The church of Saint Sulpice, located in the 6th arrondissement near the Jardin de Luxembourg in Paris, is a 17th century edifice, built on the site of a 13th century Romanesque chapel. Several years ago it became a major tourist attraction due to a number of intriguing but false historical notes about it published in Dan Brown’s highly imaginary book, The Da Vinci Code. It is a magnificent if heavily baroque structure, soaring to some 34 meters, making it one of France’s most imposing Roman Catholic places of worship. It’s also something of a pre-Vatican II throwback, with its pious statues and a money box, still suspended on a side-pillar, that begs funds “for souls in purgatory.”
For years exterior work on the church has left it partially enveloped in canvas and scaffolding. That hasn’t lessened interest, though, in what many parishioners and tourists most appreciate about it today. That is the two life-sized photographs of the Shroud of Turin (now separated in their niche on the back left by a regrettable piece of “artwork”). The photos show, with remarkable detail, the front and back of the body of a beaten and crucified Jew, almost certainly of the first century A.D. To a great many people, including both Christian and non-Christian specialists, these images depict the crucified body of Jesus of Nazareth.
In a recent update of his decades-long study of the Shroud, Ian Wilson has gathered virtually all the relevant evidence that backs the theory of the Shroud’s authenticity. (More research is needed on the cloth, now in a Spanish cathedral, I believe, that purportedly covered Jesus’ face from the time he was taken down from the cross until he was laid in the tomb and covered, back and front, with the long linen Shroud. This cloth is presumably the “napkin” noted in John 20:7, which the disciple Peter found “rolled up in a place by itself.”)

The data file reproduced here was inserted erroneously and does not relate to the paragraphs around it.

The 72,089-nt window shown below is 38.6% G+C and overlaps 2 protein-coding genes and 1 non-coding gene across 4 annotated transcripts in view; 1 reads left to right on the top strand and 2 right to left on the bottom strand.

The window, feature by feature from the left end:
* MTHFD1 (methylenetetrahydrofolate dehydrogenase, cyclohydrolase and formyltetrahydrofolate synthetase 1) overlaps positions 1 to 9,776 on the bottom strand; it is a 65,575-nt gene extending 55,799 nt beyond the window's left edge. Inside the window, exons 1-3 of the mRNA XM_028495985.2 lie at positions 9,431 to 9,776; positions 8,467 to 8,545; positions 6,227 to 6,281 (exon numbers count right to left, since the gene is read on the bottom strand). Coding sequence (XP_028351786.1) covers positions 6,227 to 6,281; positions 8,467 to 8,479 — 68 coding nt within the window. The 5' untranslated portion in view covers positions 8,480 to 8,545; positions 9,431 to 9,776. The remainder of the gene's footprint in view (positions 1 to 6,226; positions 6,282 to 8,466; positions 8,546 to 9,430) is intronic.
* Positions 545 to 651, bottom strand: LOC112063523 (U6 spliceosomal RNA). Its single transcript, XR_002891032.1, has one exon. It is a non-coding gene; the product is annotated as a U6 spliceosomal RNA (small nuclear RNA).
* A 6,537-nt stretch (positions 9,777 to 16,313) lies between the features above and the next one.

Wilson’s book is titled simply The Shroud, although it adds the rather sensationalist subtitle, “The 2000-year-old mystery solved” (!). Whether the mystery of the Shroud’s origins has really been solved depends on the reader’s evaluation of the evidence Wilson has marshaled and presented here. I find it thoroughly convincing—at the very least in demonstrating, against a great deal of popular opinion, that the object cannot possibly be a medieval forgery. Details of the image can only be seen with the aid of modern photography and other technologies that no forger in the Middle Ages possessed. The carbon 14 dating done over a decade ago has been shown to be unreliable, and there remain such features as pollen imbedded in the tissue that dates from the first century. In addition, wounds on the body, from the marks on the back and legs to the severe injuries to the scalp, correspond exactly to the descriptions given by the Gospels of the beating Jesus received at his trial, of the crown (or cap) of thorns, of the damage done to his back and face by bearing and falling with the patibulum (the crossbar to which he was nailed), and of the way he was crucified.
There is no point in rehearsing here the evidence Wilson has gathered. I am in no way a specialist in the field and was not even able to view the Shroud at its latest exhibition in Turin a few months ago. I simply want to say something about the impression I have had viewing those life-sized photos at the church of Saint Sulpice.